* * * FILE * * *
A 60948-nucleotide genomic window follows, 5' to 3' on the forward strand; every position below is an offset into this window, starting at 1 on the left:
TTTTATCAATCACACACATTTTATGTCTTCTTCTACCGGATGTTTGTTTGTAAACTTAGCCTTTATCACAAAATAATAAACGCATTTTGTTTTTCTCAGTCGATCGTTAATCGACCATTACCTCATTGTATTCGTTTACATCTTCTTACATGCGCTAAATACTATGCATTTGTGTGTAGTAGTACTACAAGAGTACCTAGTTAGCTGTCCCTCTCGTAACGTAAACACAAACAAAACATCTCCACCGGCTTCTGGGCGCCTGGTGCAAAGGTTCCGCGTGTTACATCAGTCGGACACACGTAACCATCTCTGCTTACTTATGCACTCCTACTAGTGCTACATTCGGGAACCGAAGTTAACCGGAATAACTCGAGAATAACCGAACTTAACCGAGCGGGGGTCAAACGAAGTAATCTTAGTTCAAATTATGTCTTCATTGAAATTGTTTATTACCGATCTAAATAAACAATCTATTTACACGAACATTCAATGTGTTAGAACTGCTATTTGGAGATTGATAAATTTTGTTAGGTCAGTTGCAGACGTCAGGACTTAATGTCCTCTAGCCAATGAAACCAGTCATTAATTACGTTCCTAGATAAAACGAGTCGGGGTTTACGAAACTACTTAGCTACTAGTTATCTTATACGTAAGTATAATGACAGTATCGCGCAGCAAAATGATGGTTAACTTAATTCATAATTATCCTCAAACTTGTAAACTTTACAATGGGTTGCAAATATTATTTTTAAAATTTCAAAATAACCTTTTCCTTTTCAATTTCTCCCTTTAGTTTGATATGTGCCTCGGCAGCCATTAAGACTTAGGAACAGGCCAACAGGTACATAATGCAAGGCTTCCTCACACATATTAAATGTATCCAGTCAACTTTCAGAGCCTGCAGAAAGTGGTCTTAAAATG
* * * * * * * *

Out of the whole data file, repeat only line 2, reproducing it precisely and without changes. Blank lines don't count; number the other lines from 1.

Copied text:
TTTTATCAATCACACACATTTTATGTCTTCTTCTACCGGATGTTTGTTTGTAAACTTAGCCTTTATCACAAAATAATAAACGCATTTTGTTTTTCTCAGTCGATCGTTAATCGACCATTACCTCATTGTATTCGTTTACATCTTCTTACATGCGCTAAATACTATGCATTTGTGTGTAGTAGTACTACAAGAGTACCTAGTTAGCTGTCCCTCTCGTAACGTAAACACAAACAAAACATCTCCACCGGCTTCTGGGCGCCTGGTGCAAAGGTTCCGCGTGTTACATCAGTCGGACACACGTAACCATCTCTGCTTACTTATGCACTCCTACTAGTGCTACATTCGGGAACCGAAGTTAACCGGAATAACTCGAGAATAACCGAACTTAACCGAGCGGGGGTCAAACGAAGTAATCTTAGTTCAAATTATGTCTTCATTGAAATTGTTTATTACCGATCTAAATAAACAATCTATTTACACGAACATTCAATGTGTTAGAACTGCTATTTGGAGATTGATAAATTTTGTTAGGTCAGTTGCAGACGTCAGGACTTAATGTCCTCTAGCCAATGAAACCAGTCATTAATTACGTTCCTAGATAAAACGAGTCGGGGTTTACGAAACTACTTAGCTACTAGTTATCTTATACGTAAGTATAATGACAGTATCGCGCAGCAAAATGATGGTTAACTTAATTCATAATTATCCTCAAACTTGTAAACTTTACAATGGGTTGCAAATATTATTTTTAAAATTTCAAAATAACCTTTTCCTTTTCAATTTCTCCCTTTAGTTTGATATGTGCCTCGGCAGCCATTAAGACTTAGGAACAGGCCAACAGGTACATAATGCAAGGCTTCCTCACACATATTAAATGTATCCAGTCAACTTTCAGAGCCTGCAGAAAGTGGTCTTAAAATG